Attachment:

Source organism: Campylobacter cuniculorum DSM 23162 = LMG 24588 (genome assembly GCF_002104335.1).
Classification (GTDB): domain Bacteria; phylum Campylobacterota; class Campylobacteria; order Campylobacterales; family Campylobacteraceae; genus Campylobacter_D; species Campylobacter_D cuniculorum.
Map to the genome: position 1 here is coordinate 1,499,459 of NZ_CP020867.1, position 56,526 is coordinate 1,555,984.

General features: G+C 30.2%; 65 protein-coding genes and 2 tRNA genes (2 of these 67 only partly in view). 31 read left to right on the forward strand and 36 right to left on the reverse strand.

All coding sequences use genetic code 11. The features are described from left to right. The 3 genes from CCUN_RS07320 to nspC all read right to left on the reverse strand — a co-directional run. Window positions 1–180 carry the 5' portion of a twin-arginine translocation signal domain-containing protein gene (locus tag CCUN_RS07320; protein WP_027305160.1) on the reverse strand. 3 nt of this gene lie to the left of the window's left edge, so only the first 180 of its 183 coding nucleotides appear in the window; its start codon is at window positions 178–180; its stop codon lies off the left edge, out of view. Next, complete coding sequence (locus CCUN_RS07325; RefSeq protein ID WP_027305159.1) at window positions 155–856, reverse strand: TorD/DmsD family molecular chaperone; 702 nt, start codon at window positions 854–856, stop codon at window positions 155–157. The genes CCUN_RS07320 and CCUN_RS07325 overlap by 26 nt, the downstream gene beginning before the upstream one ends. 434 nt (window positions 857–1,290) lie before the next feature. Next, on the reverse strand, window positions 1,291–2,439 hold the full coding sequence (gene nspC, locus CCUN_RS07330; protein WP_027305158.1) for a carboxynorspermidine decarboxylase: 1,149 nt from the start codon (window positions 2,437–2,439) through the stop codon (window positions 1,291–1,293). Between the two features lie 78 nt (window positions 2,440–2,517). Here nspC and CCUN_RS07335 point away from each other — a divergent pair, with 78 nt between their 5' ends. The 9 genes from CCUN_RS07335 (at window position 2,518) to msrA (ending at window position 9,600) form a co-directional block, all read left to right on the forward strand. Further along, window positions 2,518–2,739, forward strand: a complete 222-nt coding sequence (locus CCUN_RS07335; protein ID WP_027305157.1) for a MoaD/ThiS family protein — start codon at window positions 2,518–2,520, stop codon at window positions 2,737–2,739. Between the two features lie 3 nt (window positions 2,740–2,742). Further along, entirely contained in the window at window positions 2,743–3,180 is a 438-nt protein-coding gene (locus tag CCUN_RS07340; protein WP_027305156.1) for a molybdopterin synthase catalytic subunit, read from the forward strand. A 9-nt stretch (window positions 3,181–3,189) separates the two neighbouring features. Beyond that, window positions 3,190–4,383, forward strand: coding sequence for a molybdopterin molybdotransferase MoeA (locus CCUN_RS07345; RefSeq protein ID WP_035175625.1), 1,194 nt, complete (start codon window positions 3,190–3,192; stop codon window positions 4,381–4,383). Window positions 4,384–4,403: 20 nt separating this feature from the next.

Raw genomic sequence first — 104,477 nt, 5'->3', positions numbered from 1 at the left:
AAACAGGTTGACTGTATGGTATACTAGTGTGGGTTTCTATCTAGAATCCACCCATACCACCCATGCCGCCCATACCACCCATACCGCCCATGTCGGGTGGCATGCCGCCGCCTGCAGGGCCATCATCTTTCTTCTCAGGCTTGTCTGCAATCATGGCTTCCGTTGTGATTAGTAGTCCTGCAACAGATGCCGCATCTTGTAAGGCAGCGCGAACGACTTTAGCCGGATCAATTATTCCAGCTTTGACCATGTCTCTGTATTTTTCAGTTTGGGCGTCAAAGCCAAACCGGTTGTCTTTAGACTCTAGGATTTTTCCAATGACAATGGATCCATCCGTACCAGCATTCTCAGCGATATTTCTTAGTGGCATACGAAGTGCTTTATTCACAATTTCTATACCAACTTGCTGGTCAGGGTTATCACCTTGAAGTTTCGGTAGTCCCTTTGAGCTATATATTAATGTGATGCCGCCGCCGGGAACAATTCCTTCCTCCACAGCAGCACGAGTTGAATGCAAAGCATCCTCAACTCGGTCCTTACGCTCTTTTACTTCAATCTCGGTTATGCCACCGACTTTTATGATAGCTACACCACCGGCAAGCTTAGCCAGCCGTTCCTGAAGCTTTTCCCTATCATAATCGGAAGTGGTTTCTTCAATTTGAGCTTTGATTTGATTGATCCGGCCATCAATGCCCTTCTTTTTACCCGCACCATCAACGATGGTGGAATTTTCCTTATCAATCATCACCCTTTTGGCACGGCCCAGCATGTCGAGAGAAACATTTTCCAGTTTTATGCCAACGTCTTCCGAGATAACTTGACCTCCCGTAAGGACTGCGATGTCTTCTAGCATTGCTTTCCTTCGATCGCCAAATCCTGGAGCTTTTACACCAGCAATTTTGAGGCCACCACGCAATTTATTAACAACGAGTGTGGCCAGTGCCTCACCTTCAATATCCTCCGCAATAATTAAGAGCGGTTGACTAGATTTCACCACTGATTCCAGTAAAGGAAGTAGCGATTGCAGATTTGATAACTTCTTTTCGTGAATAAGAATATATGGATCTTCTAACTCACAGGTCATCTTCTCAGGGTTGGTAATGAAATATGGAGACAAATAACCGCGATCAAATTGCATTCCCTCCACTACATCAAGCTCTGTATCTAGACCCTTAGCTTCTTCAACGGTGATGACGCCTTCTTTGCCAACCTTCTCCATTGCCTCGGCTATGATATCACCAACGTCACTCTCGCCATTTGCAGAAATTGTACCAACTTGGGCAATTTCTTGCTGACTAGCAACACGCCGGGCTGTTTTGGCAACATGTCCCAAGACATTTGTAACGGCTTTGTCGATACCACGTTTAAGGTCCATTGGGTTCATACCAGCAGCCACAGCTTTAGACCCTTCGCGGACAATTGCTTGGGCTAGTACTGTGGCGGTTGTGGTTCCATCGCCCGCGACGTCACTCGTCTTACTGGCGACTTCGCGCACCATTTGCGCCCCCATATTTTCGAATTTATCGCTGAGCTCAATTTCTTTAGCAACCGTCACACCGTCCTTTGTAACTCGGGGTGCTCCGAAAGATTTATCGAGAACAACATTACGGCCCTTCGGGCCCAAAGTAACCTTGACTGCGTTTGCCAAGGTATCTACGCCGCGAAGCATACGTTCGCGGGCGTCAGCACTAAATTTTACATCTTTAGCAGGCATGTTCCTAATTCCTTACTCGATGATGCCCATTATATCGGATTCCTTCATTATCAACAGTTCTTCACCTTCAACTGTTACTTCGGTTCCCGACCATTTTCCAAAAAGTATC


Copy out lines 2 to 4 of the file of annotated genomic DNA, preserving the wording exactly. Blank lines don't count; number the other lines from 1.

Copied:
Classification (GTDB): domain Bacteria; phylum Campylobacterota; class Campylobacteria; order Campylobacterales; family Campylobacteraceae; genus Campylobacter_D; species Campylobacter_D cuniculorum.
Map to the genome: position 1 here is coordinate 1,499,459 of NZ_CP020867.1, position 56,526 is coordinate 1,555,984.

General features: G+C 30.2%; 65 protein-coding genes and 2 tRNA genes (2 of these 67 only partly in view). 31 read left to right on the forward strand and 36 right to left on the reverse strand.